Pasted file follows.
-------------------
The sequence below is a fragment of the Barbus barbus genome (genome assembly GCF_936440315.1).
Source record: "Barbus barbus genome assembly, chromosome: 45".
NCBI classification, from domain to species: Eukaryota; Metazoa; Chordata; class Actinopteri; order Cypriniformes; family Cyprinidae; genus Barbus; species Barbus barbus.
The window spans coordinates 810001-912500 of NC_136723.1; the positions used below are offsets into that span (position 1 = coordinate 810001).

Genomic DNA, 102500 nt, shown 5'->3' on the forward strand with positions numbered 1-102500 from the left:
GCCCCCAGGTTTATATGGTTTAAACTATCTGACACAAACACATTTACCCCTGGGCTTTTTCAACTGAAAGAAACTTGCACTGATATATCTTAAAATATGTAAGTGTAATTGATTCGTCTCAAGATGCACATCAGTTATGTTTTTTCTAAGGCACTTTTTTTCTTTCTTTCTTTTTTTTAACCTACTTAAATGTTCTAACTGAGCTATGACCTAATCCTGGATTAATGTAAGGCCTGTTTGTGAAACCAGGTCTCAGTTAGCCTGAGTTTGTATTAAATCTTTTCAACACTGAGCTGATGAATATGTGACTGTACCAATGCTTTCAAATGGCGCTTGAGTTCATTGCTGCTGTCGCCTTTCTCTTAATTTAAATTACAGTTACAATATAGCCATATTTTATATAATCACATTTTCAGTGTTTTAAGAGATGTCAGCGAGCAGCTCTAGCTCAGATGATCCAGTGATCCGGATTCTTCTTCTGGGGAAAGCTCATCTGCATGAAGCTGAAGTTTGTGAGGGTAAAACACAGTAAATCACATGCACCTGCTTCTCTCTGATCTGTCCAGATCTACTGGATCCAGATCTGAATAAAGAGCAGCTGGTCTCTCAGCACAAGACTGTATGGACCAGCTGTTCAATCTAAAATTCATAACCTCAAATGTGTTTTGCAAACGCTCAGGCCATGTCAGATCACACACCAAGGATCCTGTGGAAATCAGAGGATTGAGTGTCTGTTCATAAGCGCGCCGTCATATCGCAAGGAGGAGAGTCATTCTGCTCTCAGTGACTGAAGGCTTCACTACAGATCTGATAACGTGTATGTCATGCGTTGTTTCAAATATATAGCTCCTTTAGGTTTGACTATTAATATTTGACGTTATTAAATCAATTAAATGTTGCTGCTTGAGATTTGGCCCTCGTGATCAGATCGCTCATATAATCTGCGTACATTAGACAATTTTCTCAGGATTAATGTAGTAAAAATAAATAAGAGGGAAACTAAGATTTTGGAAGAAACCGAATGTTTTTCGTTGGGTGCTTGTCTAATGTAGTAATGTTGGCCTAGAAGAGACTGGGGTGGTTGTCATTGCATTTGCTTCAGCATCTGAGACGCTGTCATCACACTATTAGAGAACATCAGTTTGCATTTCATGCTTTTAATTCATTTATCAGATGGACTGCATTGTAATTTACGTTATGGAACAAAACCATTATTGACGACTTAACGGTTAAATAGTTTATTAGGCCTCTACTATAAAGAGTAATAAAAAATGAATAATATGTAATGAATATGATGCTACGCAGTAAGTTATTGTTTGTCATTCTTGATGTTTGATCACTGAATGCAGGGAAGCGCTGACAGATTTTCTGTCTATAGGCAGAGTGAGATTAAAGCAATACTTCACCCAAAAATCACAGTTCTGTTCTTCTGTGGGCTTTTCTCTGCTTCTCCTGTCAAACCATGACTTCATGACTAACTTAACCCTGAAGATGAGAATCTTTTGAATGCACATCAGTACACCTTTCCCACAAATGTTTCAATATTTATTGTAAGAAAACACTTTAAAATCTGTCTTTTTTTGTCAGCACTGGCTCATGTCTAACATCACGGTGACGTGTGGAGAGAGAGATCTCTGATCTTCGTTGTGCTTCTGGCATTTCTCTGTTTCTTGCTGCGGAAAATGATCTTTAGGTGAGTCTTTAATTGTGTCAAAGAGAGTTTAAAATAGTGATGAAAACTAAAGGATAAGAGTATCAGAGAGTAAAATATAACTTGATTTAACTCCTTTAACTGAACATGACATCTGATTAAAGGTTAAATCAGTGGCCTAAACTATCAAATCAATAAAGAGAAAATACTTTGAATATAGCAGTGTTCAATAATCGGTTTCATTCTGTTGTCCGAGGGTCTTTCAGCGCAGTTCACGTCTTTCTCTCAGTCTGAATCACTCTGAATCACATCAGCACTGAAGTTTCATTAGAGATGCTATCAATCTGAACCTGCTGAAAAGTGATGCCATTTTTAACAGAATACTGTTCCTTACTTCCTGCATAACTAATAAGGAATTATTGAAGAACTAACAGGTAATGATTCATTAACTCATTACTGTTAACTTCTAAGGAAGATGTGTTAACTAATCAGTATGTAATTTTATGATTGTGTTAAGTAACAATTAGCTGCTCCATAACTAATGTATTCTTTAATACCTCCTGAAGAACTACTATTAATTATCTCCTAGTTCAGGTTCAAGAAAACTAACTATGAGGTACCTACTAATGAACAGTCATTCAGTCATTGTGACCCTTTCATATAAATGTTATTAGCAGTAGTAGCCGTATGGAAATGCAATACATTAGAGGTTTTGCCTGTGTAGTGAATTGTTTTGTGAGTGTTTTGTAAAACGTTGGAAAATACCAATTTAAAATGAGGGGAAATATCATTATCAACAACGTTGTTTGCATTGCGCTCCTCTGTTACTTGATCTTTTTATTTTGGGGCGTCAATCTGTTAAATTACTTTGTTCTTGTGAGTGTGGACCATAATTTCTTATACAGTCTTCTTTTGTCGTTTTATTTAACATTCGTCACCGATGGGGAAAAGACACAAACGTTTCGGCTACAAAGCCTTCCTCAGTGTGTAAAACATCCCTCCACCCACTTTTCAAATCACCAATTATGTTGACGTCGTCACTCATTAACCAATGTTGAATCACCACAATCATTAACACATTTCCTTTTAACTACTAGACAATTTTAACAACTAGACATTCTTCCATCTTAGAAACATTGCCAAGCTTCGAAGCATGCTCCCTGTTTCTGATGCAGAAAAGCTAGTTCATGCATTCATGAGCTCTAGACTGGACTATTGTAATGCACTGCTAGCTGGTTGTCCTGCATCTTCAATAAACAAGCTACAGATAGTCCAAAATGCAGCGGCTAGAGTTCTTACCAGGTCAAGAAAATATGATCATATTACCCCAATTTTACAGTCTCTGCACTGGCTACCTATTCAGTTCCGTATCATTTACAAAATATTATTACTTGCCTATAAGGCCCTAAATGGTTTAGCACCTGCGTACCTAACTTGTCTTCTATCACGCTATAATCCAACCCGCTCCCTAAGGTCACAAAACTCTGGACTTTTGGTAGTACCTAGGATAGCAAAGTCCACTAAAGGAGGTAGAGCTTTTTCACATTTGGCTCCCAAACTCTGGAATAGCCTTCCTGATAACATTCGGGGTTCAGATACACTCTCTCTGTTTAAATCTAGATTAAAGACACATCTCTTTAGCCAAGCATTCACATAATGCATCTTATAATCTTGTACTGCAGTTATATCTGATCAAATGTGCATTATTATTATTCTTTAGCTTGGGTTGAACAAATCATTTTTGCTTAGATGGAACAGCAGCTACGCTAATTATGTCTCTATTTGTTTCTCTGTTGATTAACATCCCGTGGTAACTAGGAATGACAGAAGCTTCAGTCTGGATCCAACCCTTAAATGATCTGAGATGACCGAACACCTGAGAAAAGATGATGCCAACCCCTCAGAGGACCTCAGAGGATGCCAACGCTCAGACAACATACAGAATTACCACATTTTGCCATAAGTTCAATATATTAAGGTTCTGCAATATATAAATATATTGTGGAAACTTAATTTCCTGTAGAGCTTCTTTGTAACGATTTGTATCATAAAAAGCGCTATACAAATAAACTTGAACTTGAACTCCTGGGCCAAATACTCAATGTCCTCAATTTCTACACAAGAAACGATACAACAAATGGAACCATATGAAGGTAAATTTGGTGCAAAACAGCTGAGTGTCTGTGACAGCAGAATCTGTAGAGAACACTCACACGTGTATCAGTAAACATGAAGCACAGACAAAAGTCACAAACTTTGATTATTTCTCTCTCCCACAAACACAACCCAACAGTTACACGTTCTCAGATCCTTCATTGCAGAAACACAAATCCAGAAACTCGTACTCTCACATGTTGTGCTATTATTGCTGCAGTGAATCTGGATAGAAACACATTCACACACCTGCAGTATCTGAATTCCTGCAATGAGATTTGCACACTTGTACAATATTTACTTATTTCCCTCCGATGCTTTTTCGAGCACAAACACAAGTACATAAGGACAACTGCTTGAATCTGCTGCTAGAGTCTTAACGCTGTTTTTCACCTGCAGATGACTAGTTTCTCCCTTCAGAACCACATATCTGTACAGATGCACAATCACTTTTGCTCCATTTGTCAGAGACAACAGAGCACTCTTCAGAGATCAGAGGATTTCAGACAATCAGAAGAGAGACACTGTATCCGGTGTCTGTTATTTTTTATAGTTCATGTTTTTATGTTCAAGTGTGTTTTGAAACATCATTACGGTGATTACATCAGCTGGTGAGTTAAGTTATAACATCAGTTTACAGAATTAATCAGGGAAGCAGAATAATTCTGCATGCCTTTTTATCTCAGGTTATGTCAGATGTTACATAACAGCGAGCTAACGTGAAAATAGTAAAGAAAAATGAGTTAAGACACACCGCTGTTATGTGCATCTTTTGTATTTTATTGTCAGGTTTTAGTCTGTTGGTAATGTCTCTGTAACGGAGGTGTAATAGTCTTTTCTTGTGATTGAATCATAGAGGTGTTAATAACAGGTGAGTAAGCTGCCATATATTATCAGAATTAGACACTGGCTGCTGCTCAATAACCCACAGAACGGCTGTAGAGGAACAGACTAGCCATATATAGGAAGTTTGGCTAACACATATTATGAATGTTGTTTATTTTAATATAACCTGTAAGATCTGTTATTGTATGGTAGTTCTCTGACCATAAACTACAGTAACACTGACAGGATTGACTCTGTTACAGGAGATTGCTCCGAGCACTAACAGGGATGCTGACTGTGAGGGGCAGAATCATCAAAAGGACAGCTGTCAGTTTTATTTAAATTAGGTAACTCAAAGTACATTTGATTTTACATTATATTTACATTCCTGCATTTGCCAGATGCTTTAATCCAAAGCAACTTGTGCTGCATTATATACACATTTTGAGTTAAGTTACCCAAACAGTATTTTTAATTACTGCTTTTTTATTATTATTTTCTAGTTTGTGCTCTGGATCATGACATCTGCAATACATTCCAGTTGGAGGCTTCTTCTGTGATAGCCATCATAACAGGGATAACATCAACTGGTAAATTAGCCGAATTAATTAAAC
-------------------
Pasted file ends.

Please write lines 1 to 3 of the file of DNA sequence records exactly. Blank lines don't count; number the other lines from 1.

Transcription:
The sequence below is a fragment of the Barbus barbus genome (genome assembly GCF_936440315.1).
Source record: "Barbus barbus genome assembly, chromosome: 45".
NCBI classification, from domain to species: Eukaryota; Metazoa; Chordata; class Actinopteri; order Cypriniformes; family Cyprinidae; genus Barbus; species Barbus barbus.